While I’m away this week on a home exchange to Victoria, British Columbia, you’ll find guest posts from friends. This is a guest post from Rita, who writes the blog, This Sorta Old House, with her living/blogging partner, Cane. They believe that how we do home is how we do life.
For the first year of our life as a blended family, meals were a challenge.
OK, that’s the nice way to put it.
With three picky-eater kids, one gluten-free eater (me), and the schedule challenges that come with busy teens juggling three different households, figuring out food was a hair-pulling frustration that did a serious number on our health (financial and physical) and happiness.
After reading Sara’s posts about the benefits of weekly meal planning, I decided to give it a try. (After all, we had little to lose and lots of hair that I want to keep!)
How to Make Meal Planning Work for a Blended Family
Three months later, I’m here to tell you: It works!
It hasn’t been a silver bullet to cure all of our food challenges–and we’re certainly still experimenting–but making an intentional plan for eating has greatly improved our dinners, our budget, and our daily routines. And all of that has improved our happiness as a family.
If you’re ready to give it a try, we’ve got a few tips based on what we’ve learned so far.
Tip #1: Create a master list of meals
This is an idea I picked up from Robin and Ed at Frugal Family Times. They have one master list for their whole family, but we decided to break it down further for our crew of particular eaters. We asked all three kids to create a list of dinner foods they will eat without complaint. From that we created a document that now lives on our fridge.
Because we have different kids with us on different nights, the list broken down by child makes planning easier. I also keep a Pinterest board for Family Friendly recipes. It’s a great resource when we sit down to plan the coming week’s meals.
Tip #2: Keep a running grocery list
I love Sara’s list and will soon be creating our own (once I have a better idea of what needs to be on it). In the meantime, we keep a running grocery list on our refrigerator. After we make our meal plan for the week, we just add any other ingredients we need to the running list, and we’re off to the grocery store.
Sara’s Costco shopping list in a PDF format: Costco Shopping List
Tip #3: Plan for leftovers
We only meal-plan for dinners–but part of our plan is to have left-overs that we use for lunch. On Sundays we try to cook something that we can make a double portion of to use in lunches throughout the week. (Soups, pasta sauces, and meats for tacos/quesedillas/etc. are our usual choices.)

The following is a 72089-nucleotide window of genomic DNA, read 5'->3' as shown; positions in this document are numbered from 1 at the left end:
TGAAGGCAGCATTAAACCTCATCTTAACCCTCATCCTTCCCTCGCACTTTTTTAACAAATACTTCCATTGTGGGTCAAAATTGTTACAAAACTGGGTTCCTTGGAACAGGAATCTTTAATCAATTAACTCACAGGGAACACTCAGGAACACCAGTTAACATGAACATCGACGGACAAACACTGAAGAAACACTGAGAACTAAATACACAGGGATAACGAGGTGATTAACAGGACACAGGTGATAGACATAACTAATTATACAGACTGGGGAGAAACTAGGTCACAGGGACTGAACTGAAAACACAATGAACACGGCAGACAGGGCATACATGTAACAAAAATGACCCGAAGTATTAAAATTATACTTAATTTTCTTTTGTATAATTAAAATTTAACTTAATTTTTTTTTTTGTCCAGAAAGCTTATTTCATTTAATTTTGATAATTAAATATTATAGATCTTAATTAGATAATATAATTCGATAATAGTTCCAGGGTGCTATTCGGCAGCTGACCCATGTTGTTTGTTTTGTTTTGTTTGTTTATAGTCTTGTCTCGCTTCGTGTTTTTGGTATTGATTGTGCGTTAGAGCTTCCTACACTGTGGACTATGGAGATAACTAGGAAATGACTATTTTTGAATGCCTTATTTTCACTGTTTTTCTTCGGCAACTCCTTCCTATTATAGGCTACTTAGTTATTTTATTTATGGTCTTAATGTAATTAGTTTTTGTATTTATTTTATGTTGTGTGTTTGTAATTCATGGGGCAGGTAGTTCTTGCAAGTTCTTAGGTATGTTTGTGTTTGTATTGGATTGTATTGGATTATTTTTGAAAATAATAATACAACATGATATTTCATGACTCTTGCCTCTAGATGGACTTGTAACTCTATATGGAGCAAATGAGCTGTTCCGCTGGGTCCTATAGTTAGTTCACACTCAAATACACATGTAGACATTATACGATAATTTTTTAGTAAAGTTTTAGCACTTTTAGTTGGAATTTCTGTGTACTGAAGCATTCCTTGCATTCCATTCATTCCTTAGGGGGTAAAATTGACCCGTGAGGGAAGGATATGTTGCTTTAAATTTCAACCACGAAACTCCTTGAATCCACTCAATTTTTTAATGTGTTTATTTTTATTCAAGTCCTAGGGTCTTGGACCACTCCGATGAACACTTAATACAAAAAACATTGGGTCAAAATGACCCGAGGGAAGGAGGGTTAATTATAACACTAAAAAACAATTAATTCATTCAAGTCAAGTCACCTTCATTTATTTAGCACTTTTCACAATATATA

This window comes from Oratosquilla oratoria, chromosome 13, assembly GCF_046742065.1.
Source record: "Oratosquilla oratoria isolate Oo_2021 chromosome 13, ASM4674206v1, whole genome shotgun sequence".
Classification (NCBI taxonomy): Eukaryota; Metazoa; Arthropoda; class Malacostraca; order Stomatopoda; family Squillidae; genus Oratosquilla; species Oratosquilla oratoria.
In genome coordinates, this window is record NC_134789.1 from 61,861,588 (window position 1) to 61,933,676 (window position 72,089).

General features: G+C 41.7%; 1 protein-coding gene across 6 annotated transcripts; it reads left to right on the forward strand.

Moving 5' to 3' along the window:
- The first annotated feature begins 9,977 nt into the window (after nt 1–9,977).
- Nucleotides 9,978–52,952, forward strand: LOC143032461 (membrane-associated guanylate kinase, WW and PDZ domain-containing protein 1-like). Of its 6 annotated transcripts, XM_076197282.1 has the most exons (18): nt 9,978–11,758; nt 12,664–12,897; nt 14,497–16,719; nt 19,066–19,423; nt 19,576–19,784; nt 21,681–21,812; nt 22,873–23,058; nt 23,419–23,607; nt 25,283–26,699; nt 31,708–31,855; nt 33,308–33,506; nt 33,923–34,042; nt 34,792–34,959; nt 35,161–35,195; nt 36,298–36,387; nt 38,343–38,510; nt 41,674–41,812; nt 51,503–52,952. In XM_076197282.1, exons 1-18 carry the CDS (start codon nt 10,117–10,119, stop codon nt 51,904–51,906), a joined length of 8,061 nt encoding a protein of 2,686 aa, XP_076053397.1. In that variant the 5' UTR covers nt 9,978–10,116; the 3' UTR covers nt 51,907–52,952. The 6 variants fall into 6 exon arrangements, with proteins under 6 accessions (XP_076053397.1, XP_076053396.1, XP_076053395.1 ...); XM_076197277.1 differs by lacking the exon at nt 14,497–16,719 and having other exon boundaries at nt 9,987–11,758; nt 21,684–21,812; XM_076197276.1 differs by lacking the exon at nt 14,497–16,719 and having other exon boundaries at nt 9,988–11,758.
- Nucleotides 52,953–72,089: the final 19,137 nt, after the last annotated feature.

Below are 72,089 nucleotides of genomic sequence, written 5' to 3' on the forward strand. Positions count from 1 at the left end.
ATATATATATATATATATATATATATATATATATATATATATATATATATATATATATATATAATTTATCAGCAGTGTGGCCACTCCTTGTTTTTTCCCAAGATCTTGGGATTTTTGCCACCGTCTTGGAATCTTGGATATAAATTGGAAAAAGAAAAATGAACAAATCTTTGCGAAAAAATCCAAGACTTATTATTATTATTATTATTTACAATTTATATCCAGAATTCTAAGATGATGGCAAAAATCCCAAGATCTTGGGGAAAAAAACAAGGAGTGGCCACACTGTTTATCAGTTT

Tip #4: Make everything visible and accessible
At first, we simply wrote our plans and grocery lists on paper and tacked them to the refrigerator. This helped me know each night what to cook, and it also helped me plan ahead:
Oh yeah, I need to get the chicken out of the freezer to thaw for tomorrow night’s dinner.
Now that I know we’re committed to meal planning, I recently invested in a small chalkboard that I hang from magnetic clips on the side of our refrigerator. (At $3, it was a low-risk investment.)
Not only is the chalkboard nicer-looking, but it also eliminates the need to use paper each week. Fancy, frugal, and environmentally friendly–it doesn’t get much better than that. (You can read more about our little kitchen command center here.)
Tip #5: Be realistic about yourself and your life
I’d love it if we had a nutritious, tasty, home-cooked meal every night. That’s not gonna happen (yet). Now, we look at our calendar and plan for those times we’re going to eat out. (You can see in the photo above that we planned to eat out on two nights in one recent week.) Reduces guilt, waste, and impulse eating-out. Win-win-win.
Tip #6: Plan and shop together
I’ve saved the best and most important tip for last. Feeding our families is a big deal. It impacts our health, our finances, and the rhythm of our days. For us, it’s been important to make the commitment to meal planning together. When we’ve both put time into planning and shopping, we’re both more committed to sticking with our plan.
As I said, we’ve only been at this for a short time and are still learning. But we think we’ve made a great start.
This is a guest post from Rita, who writes the blog, This (Sorta) Old Life, with her living/blogging partner, Cane. They are UnDesigners and DIYers who like to repurpose, renew, revise and re-do all kinds of things. While they write a lot of posts about fixing up their house, the real thing they’re making together is a life, the biggest DIY project there is.
Do you have any tips for making meal planning work better? What works for you?
Go Gingham related links:
Pantry basics for the home cook – what’s in my pantry
Refrigerator basics for the home cook – what’s in my refrigerator
New to cooking at home? Fear not!
How we keep food waste to a minimum
Take the night off and let your kids cook dinner every week
How our freezer gets used – ways to organize and optimize